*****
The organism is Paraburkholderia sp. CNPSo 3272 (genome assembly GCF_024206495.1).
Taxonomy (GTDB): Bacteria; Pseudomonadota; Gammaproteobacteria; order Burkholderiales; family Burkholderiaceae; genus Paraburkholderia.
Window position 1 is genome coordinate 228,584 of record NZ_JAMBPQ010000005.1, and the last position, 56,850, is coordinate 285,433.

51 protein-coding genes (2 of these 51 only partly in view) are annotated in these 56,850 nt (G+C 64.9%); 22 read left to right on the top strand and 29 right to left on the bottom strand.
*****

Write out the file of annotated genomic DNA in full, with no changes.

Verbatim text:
The organism is Paraburkholderia sp. CNPSo 3272 (genome assembly GCF_024206495.1).
Taxonomy (GTDB): Bacteria; Pseudomonadota; Gammaproteobacteria; order Burkholderiales; family Burkholderiaceae; genus Paraburkholderia.
Window position 1 is genome coordinate 228,584 of record NZ_JAMBPQ010000005.1, and the last position, 56,850, is coordinate 285,433.

51 protein-coding genes (2 of these 51 only partly in view) are annotated in these 56,850 nt (G+C 64.9%); 22 read left to right on the top strand and 29 right to left on the bottom strand.